It's Not Just Semantics. Words Make an Enormous Difference in Leadership
BY Margaret Heffernan
If you can't communicate clearly, you can't do business.
A few weeks ago, I mentioned to a group of entrepreneurs that I am not a fan of Jim Collins. There are many reasons, but one of them is that I dislike when he presents his work as though it is science. Business is not a science; it is not susceptible to experiments that can be controlled and replicated. Everything in business is too unpredictable for that--every business, employee, product, market is different and keeps changing. And there's no such thing as "pure" business the way there is "pure" physics. So when Collins talks about his "lab," an alarm goes off in my mind.
"But it's just words," one business owner insisted.
No, it is not just words. Words are how people think. When you misuse words, you diminish your ability to think clearly and truthfully. As words lose their meaning through misuse, I have fewer tools with which to imagine and then communicate my ideas. What that means is that words are, perhaps, the most fundamental part of a business because without them you can't connect to other people--and can't do a thing.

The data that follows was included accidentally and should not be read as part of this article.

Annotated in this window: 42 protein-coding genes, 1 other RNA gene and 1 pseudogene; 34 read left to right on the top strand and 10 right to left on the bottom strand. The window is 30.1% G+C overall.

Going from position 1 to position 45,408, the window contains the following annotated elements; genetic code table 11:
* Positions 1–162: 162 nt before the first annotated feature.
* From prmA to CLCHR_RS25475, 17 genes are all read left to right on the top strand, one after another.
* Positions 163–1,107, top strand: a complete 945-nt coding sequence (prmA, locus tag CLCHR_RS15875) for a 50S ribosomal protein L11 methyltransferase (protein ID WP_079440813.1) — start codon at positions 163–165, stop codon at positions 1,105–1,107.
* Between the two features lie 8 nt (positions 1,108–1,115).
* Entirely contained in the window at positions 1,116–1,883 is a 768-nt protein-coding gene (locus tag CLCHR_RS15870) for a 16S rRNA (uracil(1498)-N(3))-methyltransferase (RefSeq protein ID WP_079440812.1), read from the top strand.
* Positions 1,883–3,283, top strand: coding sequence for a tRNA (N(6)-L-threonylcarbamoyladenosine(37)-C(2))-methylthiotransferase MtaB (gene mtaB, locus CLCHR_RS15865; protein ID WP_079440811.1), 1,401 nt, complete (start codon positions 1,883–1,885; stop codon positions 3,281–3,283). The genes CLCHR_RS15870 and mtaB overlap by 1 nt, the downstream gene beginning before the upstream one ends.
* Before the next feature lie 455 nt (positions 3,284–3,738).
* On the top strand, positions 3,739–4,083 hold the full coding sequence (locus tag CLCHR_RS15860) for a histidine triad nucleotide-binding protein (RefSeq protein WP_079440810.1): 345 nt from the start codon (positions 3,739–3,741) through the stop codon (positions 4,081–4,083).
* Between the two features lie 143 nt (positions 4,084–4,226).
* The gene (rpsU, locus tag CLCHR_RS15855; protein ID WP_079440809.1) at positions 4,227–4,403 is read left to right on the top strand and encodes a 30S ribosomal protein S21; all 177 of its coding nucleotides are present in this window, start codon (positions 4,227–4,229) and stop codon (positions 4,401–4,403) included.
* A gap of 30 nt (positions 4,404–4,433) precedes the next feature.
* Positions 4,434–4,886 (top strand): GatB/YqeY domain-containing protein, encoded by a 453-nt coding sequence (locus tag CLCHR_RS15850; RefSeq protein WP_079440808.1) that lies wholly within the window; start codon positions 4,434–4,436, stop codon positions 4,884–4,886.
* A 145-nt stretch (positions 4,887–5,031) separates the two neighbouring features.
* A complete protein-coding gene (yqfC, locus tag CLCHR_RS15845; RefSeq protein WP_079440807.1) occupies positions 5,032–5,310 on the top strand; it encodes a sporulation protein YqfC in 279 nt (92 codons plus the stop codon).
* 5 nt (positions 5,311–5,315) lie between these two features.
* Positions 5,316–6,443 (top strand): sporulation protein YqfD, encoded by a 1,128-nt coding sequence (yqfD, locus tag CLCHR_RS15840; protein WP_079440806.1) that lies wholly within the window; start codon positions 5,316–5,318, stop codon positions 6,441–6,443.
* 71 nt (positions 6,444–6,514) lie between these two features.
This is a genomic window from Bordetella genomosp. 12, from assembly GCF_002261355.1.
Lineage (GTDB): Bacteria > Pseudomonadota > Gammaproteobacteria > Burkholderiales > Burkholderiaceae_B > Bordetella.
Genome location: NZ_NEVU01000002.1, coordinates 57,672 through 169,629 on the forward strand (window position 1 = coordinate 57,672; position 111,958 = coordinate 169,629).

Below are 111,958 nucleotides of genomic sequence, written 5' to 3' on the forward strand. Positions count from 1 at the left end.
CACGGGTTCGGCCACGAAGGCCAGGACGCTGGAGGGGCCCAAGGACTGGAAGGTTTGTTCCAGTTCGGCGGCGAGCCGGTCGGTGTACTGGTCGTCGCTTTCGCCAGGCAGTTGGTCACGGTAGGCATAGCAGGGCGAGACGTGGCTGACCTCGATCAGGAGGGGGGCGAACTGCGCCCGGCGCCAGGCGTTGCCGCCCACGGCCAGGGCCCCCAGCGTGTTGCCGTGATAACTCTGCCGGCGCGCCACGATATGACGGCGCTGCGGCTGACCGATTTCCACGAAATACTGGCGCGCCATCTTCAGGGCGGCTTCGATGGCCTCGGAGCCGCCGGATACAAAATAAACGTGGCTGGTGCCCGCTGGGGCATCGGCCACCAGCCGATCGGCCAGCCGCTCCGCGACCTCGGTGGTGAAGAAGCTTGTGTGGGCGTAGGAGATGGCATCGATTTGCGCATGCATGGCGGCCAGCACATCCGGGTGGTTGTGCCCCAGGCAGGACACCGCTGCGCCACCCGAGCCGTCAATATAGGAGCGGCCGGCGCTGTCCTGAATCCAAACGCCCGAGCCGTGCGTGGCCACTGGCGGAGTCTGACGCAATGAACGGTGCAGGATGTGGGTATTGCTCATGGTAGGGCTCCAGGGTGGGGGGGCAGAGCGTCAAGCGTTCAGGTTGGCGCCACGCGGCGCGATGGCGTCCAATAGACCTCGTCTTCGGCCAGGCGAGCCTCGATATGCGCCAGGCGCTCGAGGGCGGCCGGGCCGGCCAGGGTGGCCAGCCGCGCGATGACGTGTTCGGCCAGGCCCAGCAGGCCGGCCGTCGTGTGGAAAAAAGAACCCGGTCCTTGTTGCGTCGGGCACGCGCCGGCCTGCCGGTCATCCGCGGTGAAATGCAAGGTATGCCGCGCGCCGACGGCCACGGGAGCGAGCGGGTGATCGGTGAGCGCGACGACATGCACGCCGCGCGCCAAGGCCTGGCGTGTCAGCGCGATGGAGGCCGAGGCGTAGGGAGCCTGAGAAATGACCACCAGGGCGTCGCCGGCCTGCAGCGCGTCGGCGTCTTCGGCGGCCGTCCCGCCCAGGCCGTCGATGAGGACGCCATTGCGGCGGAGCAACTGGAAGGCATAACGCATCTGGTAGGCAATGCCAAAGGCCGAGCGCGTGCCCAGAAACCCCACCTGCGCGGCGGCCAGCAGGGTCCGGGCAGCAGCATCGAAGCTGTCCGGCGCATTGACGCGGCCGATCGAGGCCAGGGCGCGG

At TEDGlobal this week, Julian Treasure talked about how to make yourself heard. Treasure works with sounds as his profession; he consults companies on the acoustics of their offices and their stores. He is a professional listener. So he values words a great deal.
"What am I going to say," he asked his TEDGlobal audience in Edinburgh, Scotland, "the next time I encounter something that fills me with awe? Awesome? It doesn't mean anything any more. It's so overused and misused that it won't do for me what I need it to do."
It may seem peculiar to write a post about language. Isn't that the province of English professors? But all business involves communication.
When you use words loosely, without care and consideration, you erode trust in yourself and in what you're saying. When you squander words, you diminish your power.